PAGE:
BLOCK AT A GLANCE
Blockade of the four terminal branches of the sciatic nerve and the saphenous nerve (optional) at the level of the distal leg and ankle.
Indications: Distal foot and toe surgery, transmetatarsal or toe amputations
Goal: Local anesthetic (LA) spread surrounding each individual nerve
Local anesthetic volume: 3 to 5 mL per nerve
The ankle block is a commonly performed regional anesthesia technique for procedures on the forefoot. Traditional techniques based on surface landmarks and nerve stimulation targeted the two deep nerves (tibial and deep peroneal) and required an additional subcutaneous ring infiltration around the ankle to block the three superficial nerves (superficial peroneal, sural, and saphenous). Ultrasound (US) guidance allows for precise identification of each nerve and a consistent blockade using lower volumes of LA. The quality, duration, and distribution of the blocks around the ankle are similar to those of more proximal approaches of the sciatic nerve.
The main advantage of the ankle block is the preservation of ankle mobility and thus facilitation of unassisted ambulation.
Limitations and Specific Risks
The main limitation is due to the fact that it requires multiple injections; the time required to complete the blockage is longer. An ischemia tourniquet at the level of the ankle is well-tolerated even with an ankle block. However, additional sedation or anesthesia is required for more proximal locations of the tourniquet. Specific complications of the ankle block are extremely rare.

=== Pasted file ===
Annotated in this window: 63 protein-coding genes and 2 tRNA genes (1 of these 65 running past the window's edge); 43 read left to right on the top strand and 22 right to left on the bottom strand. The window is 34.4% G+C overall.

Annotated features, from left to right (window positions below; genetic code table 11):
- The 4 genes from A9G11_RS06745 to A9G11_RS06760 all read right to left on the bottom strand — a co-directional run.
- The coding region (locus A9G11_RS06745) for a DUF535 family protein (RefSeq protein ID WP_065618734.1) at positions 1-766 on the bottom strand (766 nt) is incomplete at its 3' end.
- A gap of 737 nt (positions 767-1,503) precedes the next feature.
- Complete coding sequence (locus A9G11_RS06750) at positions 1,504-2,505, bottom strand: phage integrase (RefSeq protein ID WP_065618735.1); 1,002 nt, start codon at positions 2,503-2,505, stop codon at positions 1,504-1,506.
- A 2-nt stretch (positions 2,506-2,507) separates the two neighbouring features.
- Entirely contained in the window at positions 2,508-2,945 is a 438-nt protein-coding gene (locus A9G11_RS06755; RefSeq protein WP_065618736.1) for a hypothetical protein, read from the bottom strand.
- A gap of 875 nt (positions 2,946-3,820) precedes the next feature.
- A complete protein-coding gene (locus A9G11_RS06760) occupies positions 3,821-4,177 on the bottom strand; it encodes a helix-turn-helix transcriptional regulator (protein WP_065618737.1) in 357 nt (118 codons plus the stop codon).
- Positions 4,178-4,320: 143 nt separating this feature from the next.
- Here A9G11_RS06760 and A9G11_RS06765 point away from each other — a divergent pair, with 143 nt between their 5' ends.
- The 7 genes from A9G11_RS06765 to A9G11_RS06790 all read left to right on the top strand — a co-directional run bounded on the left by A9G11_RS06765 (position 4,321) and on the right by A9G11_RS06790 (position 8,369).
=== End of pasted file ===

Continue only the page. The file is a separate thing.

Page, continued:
The tibial nerve is the largest of the five nerves at the ankle level and provides innervation to the intrinsic muscles, bones, joints, and skin of the heel and sole of the foot. The nerve passes posterior to the medial malleolus, in close contact to the posterior tibial artery and veins, deep to the flexors retinaculum, where it divides into the calcaneal, medial, and lateral plantar nerves (Figure 32-1).
Relative position of the terminal nerves at the level of the ankle.
The deep peroneal nerve crosses the anterior surface of the ankle, deep to the tendons of the tibialis anterior, extensor hallucis longus muscles, and extensor digitorum longus next to the anterior tibial artery. The nerve enters the foot to innervate the extensor digitorum brevis and extensor hallucis brevis muscles and all the deep structures on the dorsum of the foot. It terminates as cutaneous fibers supplying skin between the hallux and second toe (Figure 32-1).
The superficial peroneal branch emerges at 10 to 20 cm proximal to the lateral malleolus to lie superficial to the crural fascia between the lateral and anterior muscular compartments, at 10 to 20 cm proximal to the lateral malleolus. It divides into two or three small branches and terminates as ...